A child has until the age of two-and-a-half to establish healthy gut bacteria — with little change after this point, new research has revealed.
The study also reinforced the important role breastfeeding plays in providing good gut bacteria to babies during the early stages of their life.
The team, involving Newcastle University, UK, identified that the bacterium, Bifidobacterium, was abundant in breast milk and declined rapidly after breastfeeding stopped.
The research, published today in the journal Nature, is one of the largest clinical microbiome studies in babies to date.
Dr Christopher Stewart, from Newcastle University’s Institute of Cellular Medicine, co-led the research, which used a cohort of patients involved in the pioneering TEDDY (The Environmental Determinants of Diabetes in the Young) study.
Bifidobacterium is regarded as beneficial and is one of the main bacteria used in probiotics, owing to its potential therapeutic properties.
It is hoped that this research will enable a greater understanding into what can be done to produce the same benefits of breastfeeding when breast milk is not available.
Dr Stewart said: “Breastfeeding has long been understood to be good for infants and epidemiological evidence shows being breastfed early in life is associated with lower risk of many later life diseases, such as allergy and obesity.
“Targeting the nutrients in breast milk that encourage the growth of healthy bacteria in the infant gut, or providing probiotic containing Bifidobacterium, represent important avenues for future research aimed at restoring the beneficial properties of being breastfed when breast milk is not available.”
The research revealed that once infants were weaned there was a rapid turnover in the bacterial community and a loss of most of the Bifidobacterium, replaced by bacteria within the Firmicutes phyla. Firmicutes are typical of an adult microbiome and the appearance of these bacteria once breastfeeding was stopped occurred much quicker than experts expected.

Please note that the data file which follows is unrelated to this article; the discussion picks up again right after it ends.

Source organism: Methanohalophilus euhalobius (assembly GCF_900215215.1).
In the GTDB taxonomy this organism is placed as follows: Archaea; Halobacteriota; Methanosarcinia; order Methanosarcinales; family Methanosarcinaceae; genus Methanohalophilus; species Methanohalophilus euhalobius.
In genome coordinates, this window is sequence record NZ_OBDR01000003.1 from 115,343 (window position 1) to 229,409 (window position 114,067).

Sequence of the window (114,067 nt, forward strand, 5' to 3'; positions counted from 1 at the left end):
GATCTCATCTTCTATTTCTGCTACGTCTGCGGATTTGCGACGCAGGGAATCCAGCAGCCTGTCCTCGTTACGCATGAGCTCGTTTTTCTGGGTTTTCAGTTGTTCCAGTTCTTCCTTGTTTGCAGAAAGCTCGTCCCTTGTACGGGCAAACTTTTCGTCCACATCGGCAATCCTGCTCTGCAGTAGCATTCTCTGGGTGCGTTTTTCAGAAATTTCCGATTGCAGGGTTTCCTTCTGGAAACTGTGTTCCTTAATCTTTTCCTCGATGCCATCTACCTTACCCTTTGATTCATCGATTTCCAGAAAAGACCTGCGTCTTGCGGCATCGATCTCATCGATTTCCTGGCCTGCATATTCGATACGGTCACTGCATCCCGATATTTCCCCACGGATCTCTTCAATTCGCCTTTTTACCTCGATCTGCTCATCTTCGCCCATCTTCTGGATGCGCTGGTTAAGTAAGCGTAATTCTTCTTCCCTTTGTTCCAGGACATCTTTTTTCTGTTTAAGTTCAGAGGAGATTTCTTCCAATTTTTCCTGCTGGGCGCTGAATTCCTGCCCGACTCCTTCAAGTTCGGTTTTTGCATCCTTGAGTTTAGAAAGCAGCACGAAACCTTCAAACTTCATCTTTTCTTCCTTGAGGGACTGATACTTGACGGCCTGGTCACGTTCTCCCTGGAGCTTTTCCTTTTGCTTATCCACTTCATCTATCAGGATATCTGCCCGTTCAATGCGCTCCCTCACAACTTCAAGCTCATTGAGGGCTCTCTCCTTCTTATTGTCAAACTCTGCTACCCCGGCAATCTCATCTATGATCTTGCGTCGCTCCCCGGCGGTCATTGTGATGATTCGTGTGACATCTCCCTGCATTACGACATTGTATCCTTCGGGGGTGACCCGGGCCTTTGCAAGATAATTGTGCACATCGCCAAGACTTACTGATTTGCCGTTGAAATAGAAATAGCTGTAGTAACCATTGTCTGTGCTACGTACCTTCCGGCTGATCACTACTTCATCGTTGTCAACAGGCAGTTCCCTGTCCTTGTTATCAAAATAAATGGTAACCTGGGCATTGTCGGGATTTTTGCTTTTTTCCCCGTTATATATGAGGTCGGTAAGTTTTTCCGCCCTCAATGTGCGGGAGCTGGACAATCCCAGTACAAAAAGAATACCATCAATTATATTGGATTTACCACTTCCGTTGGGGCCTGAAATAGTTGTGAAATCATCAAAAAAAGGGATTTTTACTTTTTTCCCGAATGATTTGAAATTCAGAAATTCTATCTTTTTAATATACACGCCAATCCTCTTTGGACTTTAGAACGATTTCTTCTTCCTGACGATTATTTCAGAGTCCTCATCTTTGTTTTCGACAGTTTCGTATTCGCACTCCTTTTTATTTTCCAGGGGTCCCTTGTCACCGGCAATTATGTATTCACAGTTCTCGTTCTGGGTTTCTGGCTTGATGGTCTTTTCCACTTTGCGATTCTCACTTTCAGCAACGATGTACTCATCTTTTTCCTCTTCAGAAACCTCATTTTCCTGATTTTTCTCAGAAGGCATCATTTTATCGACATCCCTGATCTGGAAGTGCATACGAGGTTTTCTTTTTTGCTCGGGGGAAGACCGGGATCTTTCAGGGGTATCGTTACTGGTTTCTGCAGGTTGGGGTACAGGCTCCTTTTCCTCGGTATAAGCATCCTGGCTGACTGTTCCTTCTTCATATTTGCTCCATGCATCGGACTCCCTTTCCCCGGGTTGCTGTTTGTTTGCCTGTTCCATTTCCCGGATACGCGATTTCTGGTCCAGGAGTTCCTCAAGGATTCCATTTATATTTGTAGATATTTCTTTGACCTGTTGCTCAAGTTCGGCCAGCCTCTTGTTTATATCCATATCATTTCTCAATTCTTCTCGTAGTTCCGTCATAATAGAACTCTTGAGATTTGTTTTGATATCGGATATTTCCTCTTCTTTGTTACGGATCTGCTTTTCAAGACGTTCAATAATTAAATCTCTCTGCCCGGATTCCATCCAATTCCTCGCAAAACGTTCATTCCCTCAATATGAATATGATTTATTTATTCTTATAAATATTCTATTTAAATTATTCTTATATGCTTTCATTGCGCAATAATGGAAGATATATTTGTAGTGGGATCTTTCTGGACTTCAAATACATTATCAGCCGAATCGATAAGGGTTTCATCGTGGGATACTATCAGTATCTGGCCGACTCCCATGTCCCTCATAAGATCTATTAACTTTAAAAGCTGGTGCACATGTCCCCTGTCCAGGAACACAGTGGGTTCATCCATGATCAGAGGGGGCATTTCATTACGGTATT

Dr Stewart said: “Because a diet without breast milk delivers different nutrients to the gut, this rapid turnover in the bacterial community is likely to be in response to the new food sources promoting the growth of a different community.
“Remarkably, from this point on, the microbiome progressed quickly towards being stable, where the bacteria in the gut will potentially remain for the rest of that individual’s life.”
Scientists used sequencing-based approaches to analyse 12,500 stool samples from 903 children in the TEDDY study, collected monthly from children aged three to 46 months old. Microbiome composition and diversity changed over time in three distinct phases: the developmental phase (3-14 months), transitional phase (15-30 months) and stable phase (31 months onwards).
Vaginal birth was associated with a temporary increase in Bacteroides bacteria. Siblings, exposure to pets, and geographical location were also factors in the differences between microbiome profiles.
Dr Joseph Petrosino, director of the Alkek Center for Metagenomics and Microbiome Research at Baylor College of Medicine, Texas, USA, was group leader of the microbiome study.
He said: “We know that the first few years of life are important for microbiome establishment. You are born with very few microbes, and microbial communities assemble on and in your body through those first years of your life.
“In this study, we took a closer look at the establishment of the microbiome over the first few years of life, and the early life exposures associated with that sequence of events, in this amazing cohort.”
In a sister paper in the same journal, experts from the Broad Institute analysed nearly 11,000 stool samples from 783 infants in the TEDDY study to characterise the early gut microbiome in children progressing to type 1 diabetes. They report that the microbiomes of infants without type 1 diabetes harbour more genes related to fermentation and short-chain fatty-acid synthesis that, in combination with previous evidence, are associated with a protective effect.